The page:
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Charles Villiers Stanford was born in Ireland, but rose to fame as a composer, conductor and music teacher in England. While he was still an undergraduate, he was appointed organist of Trinity College, Cambrigde. In 1882 he was one of the founders of the Royal College of Music, where he taught composition for the rest of his life. Later he also became Professor of Music at Cambridge University. Among his pupils were rising composers who would surpass him later on, such as Ralph Vaughan Williams and Gustav Holst.
Stanford composed about 200 works in almost every genre, amongst others seven symphonies, nine operas, 11 concertos, 40 choral works and 28 chamber works. Throughout his career he was always admired for his technical mastery. On the day of Stanford's death, Gustav Holst said Herbert Howells, “The one man who could get any one of us out of a technical mess is now gone from us.” After his death most of his music was quickly forgotten, with the exception of his choral works for church performance. His music became eclipsed by that of Edward Elgar and his former pupils.

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Herbert Howells

Herbert Howells studied at the Royal College of Music, London, with Stanford and Wood and taught there himself from 1920 until 1979. He succeeded Holst at the St. Paul’s Girls School and had a professorship at the London University. His music is clearly in the British diatonic tradition, with connections towards Elgar, Walton and Vaughan Williams. Amongst his early works are two piano concertos and chamber music, but his oeuvre mainly consists of choral works, including 15 anthems, a concert requiem (Hymnus paradisi from 1938, first performed in 1950), masses, motets, and several songs. Deeply rooted in the English choral tradition, Howells’ work demonstrates great, precious craftsmanship and a modest, very eloquent personality. (Source:Musicalifeiten.nl)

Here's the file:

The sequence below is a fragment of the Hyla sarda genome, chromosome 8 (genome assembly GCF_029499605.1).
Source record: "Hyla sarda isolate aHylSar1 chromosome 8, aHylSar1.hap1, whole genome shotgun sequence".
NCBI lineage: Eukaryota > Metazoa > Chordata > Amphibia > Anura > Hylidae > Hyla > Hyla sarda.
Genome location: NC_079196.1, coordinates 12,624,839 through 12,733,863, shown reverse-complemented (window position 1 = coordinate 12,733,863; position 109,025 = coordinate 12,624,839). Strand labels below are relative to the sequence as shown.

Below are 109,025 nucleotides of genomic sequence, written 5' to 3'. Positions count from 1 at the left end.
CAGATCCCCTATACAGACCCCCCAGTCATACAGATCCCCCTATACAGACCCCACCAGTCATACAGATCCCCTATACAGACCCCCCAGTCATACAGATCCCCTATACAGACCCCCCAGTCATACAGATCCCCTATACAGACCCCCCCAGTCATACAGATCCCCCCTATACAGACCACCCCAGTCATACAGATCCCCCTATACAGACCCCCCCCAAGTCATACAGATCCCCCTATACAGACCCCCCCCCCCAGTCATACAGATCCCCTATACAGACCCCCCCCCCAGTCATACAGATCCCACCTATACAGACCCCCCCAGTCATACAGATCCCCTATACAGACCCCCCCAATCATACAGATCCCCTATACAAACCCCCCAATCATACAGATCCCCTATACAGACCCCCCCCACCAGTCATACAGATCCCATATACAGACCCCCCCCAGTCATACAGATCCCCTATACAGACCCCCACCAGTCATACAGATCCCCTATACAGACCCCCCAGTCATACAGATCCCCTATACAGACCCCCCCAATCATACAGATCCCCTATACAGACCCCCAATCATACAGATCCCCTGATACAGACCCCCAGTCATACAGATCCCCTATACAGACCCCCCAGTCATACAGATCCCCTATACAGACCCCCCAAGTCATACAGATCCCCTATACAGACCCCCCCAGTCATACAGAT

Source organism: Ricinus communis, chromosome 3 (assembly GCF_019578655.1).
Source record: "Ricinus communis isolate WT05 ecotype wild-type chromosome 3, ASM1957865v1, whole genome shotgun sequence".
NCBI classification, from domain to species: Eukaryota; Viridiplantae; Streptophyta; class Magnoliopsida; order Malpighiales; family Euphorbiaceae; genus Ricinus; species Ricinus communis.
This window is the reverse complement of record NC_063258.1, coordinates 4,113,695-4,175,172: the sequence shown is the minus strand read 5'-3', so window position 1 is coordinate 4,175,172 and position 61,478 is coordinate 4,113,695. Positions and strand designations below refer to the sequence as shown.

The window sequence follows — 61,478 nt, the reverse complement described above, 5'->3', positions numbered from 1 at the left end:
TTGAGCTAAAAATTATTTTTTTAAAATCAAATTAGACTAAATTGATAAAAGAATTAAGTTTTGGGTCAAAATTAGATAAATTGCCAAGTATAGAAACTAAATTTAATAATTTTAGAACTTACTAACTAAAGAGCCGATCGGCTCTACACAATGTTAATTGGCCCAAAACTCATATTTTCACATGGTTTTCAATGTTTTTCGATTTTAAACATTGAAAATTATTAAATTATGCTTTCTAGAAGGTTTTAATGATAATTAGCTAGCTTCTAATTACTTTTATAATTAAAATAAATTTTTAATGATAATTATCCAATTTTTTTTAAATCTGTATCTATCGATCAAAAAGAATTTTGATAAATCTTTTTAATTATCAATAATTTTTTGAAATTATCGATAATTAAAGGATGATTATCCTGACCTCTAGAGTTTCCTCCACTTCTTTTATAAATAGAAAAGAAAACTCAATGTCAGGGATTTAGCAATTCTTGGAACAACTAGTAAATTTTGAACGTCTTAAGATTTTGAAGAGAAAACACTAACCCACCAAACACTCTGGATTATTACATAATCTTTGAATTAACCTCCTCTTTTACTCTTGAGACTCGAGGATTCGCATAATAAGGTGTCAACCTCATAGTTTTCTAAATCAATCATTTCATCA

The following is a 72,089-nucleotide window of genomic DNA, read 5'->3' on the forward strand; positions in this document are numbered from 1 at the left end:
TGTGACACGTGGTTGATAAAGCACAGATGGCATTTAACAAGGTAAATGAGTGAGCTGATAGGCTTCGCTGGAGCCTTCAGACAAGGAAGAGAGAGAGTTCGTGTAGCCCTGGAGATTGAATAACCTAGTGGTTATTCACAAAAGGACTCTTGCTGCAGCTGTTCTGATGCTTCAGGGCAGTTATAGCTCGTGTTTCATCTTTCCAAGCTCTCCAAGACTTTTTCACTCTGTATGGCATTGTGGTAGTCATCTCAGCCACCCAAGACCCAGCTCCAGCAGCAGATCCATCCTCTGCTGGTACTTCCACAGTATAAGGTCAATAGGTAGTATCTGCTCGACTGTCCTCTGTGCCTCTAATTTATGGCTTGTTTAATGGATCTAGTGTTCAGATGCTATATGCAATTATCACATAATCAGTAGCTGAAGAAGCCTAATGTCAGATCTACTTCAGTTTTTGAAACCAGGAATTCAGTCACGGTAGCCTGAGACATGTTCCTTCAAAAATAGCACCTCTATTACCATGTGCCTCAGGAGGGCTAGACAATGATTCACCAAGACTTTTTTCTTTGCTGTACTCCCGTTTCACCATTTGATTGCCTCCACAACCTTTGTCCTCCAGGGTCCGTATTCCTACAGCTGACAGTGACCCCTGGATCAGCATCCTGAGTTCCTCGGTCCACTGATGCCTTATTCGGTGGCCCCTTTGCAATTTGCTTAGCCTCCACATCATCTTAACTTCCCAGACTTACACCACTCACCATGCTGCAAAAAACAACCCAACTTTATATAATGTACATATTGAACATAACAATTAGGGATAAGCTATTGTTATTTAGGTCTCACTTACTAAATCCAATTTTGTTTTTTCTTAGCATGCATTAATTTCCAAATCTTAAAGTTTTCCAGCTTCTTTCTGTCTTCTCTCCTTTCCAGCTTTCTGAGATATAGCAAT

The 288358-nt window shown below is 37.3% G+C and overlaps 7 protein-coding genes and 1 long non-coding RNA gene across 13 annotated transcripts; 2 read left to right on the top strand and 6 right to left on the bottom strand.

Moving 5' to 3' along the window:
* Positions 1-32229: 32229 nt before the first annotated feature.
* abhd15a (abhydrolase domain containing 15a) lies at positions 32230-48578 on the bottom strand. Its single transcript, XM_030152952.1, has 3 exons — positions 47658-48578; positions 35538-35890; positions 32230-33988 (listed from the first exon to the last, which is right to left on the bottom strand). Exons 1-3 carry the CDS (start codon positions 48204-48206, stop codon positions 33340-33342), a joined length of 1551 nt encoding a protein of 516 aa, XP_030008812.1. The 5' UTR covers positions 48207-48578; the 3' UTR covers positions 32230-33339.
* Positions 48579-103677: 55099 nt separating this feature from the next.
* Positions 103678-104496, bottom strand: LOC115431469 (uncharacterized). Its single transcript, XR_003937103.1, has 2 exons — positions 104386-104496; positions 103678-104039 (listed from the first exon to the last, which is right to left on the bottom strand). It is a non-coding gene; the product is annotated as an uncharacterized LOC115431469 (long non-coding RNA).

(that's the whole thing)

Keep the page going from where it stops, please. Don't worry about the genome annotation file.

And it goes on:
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Herbert Howells studied at the Royal College of Music, London, with Stanford and Wood and taught there himself from 1920 until 1979. He succeeded Holst at the St. Paul’s Girls School and had a professorship at the London University. His music is clearly in the British diatonic tradition, with connections towards Elgar, Walton and Vaughan Williams.
Amongst his early works are two piano concertos and chamber music, but his oeuvre mainly consists of choral works, including 15 anthems, a concert requiem (Hymnus paradisi from 1938, first performed in 1950), masses, motets, and several songs. Deeply rooted in the English choral tradition, Howells’ work demonstrates great, precious craftsmanship and a modest, very eloquent personality.
(Source:Musicalifeiten.nl)